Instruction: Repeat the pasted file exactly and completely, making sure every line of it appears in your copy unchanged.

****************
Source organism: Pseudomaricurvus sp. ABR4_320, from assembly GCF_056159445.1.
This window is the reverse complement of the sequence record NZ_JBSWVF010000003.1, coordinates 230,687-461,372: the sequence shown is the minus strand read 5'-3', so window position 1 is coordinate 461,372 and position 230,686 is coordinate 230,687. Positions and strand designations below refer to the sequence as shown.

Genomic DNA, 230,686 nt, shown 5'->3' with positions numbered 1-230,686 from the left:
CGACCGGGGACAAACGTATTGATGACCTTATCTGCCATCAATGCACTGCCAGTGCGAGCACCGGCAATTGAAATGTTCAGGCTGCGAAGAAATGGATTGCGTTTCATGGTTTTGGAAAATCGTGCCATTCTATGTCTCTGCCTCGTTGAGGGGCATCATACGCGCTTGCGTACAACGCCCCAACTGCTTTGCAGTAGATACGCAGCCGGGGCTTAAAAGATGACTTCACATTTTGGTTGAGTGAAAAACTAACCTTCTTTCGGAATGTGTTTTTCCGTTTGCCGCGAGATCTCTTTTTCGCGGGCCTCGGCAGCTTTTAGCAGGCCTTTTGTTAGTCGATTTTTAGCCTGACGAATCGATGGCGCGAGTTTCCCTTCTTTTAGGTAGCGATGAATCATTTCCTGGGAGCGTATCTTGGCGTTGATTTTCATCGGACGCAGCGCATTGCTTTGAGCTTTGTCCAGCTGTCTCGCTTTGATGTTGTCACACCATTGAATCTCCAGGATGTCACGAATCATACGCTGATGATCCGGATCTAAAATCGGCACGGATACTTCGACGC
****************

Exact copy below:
Source organism: Pseudomaricurvus sp. ABR4_320, from assembly GCF_056159445.1.
This window is the reverse complement of the sequence record NZ_JBSWVF010000003.1, coordinates 230,687-461,372: the sequence shown is the minus strand read 5'-3', so window position 1 is coordinate 461,372 and position 230,686 is coordinate 230,687. Positions and strand designations below refer to the sequence as shown.

Genomic DNA, 230,686 nt, shown 5'->3' with positions numbered 1-230,686 from the left:
CGACCGGGGACAAACGTATTGATGACCTTATCTGCCATCAATGCACTGCCAGTGCGAGCACCGGCAATTGAAATGTTCAGGCTGCGAAGAAATGGATTGCGTTTCATGGTTTTGGAAAATCGTGCCATTCTATGTCTCTGCCTCGTTGAGGGGCATCATACGCGCTTGCGTACAACGCCCCAACTGCTTTGCAGTAGATACGCAGCCGGGGCTTAAAAGATGACTTCACATTTTGGTTGAGTGAAAAACTAACCTTCTTTCGGAATGTGTTTTTCCGTTTGCCGCGAGATCTCTTTTTCGCGGGCCTCGGCAGCTTTTAGCAGGCCTTTTGTTAGTCGATTTTTAGCCTGACGAATCGATGGCGCGAGTTTCCCTTCTTTTAGGTAGCGATGAATCATTTCCTGGGAGCGTATCTTGGCGTTGATTTTCATCGGACGCAGCGCATTGCTTTGAGCTTTGTCCAGCTGTCTCGCTTTGATGTTGTCACACCATTGAATCTCCAGGATGTCACGAATCATACGCTGATGATCCGGATCTAAAATCGGCACGGATACTTCGACGC